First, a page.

Giardia or giardiasis is caused by a group tiny parasites known as Giardia intestinalis or Giardia lamblia or Giardia duodenalis. Giardia is an infection of the gut. The infection can cause diarrhoea, nausea, and abdominal pain. It is common. It can cause problems even in healthy people.
Giardia does not always cause symptoms. Some people carry the parasite that causes Giardia without ever knowing it. When this happens a person is referred to as being asymptomatic. When symptoms do happen, they can include:
Diarrhoea that comes on suddenly and that can start off watery
Feeling generally unwell
Offensive smelling or fatty bowel movements
Abdominal cramps, wind, and bloating
Nausea or vomiting
These symptoms aren’t specific to giardia though and may occur with other gut infections and in patients with immunodeficiency when they have non-infectious gut involvement.
From person to person – The parasite that causes Giardia lives in bowel movements of people who are infected. You can catch Giardia from another person if they do not wash their hands after a bowel movement and then touch you. The same is true for someone who changes a nappy on a child or an adult and then does not wash his or her hands. It is also possible to catch Giardia through any kind of anal sex (even if you use a condom).
Through food – The parasite that causes Giardia can live on food. Cooking kills it. But if food is not cooked or not handled the right way, it can carry Giardia. Please read our food safety advice.
Through water – The parasite that causes Giardia can live in water sources that people drink from. For instance, Giardia can live in streams or drinking wells. People who camp and hike are at risk of getting Giardia if they drink water from lakes or streams without treating the water properly first.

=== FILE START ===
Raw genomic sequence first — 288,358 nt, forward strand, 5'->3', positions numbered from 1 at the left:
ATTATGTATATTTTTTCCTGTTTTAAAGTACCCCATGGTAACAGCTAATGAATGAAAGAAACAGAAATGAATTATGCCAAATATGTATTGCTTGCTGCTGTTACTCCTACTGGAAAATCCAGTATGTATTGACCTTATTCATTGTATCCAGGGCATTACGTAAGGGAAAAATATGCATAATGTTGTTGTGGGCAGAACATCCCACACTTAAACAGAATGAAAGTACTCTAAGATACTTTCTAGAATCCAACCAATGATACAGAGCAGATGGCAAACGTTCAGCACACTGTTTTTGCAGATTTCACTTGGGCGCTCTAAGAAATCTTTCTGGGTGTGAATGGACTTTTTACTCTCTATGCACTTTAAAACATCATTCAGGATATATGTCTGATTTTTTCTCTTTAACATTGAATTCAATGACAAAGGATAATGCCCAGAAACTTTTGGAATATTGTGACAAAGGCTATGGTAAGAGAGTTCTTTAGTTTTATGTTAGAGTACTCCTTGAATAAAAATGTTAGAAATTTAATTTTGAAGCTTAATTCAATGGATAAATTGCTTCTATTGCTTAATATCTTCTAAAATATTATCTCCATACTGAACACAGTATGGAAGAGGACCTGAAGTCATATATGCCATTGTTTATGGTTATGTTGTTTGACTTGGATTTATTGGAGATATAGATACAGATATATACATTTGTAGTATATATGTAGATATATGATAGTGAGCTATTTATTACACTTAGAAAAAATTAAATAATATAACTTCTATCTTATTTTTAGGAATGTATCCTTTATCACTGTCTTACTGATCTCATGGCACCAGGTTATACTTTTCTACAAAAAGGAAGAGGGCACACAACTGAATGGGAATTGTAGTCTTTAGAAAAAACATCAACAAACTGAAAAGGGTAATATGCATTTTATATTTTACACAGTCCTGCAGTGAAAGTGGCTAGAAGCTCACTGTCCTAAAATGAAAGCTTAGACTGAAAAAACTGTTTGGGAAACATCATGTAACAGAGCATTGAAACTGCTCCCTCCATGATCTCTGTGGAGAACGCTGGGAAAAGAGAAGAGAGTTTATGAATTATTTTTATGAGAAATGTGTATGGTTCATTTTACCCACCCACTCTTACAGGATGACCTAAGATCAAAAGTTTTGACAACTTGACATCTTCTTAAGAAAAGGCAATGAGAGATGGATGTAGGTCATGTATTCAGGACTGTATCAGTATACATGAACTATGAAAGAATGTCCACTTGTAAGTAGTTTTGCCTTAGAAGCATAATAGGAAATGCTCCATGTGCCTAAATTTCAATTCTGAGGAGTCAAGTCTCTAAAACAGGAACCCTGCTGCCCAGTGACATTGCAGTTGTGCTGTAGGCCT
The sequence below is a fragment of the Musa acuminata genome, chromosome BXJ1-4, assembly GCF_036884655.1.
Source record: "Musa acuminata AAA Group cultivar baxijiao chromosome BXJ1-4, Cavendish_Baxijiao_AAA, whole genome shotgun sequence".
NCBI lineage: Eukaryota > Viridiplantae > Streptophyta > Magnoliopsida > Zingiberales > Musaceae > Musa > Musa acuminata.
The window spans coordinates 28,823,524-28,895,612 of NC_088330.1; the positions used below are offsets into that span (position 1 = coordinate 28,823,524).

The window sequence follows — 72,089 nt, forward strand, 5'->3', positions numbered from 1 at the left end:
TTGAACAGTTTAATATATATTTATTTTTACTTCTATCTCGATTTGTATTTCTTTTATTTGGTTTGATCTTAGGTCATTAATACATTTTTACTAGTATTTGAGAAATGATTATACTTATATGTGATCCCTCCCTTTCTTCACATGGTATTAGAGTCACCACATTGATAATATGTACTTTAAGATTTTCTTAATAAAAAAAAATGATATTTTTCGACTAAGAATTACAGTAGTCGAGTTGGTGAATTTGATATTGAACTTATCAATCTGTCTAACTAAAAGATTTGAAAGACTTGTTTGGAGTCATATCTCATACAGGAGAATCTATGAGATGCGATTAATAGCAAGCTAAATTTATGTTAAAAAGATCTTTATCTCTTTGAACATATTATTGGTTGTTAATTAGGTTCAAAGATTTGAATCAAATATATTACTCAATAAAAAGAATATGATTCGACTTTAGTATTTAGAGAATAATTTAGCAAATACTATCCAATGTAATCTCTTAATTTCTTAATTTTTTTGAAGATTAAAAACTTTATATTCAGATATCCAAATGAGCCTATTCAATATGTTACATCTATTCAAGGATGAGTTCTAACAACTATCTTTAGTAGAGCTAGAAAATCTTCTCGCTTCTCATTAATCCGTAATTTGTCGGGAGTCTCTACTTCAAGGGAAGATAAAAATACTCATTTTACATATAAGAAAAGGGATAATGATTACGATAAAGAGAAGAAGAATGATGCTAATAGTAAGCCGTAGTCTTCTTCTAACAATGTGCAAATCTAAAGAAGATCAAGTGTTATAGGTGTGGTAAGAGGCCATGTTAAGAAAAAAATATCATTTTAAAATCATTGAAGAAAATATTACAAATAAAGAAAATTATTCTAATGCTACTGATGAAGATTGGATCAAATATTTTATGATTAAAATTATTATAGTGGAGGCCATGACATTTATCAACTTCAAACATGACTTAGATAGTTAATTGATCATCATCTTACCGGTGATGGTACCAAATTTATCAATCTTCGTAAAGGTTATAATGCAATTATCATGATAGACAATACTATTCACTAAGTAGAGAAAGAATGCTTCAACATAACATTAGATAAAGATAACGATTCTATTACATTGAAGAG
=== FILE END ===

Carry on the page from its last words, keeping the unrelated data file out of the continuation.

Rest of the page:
Yes. If your doctor or nurse thinks you might have Giardia, he or she will ask you for a bowel movement sample. At the lab, the sample can be checked for Giardia and other infections that can cause the same symptoms as Giardia. A fresh stool sample is required though and it is often missed on a poorly kept specimen.
Treatment for Giardia involves taking an antibiotic medicine for several days. In most cases, that gets rid of the infection and its symptoms. In some cases, though, Giardia does not get better with the first round of antibiotics. If that happens, doctors usually suggest changing the type or dose of antibiotic, or increasing the length of time a person is treated. This is particularly true for PID patients. Rehydration with oral rehydration salts following age specific recommendations is very important for individuals with significant symptoms.
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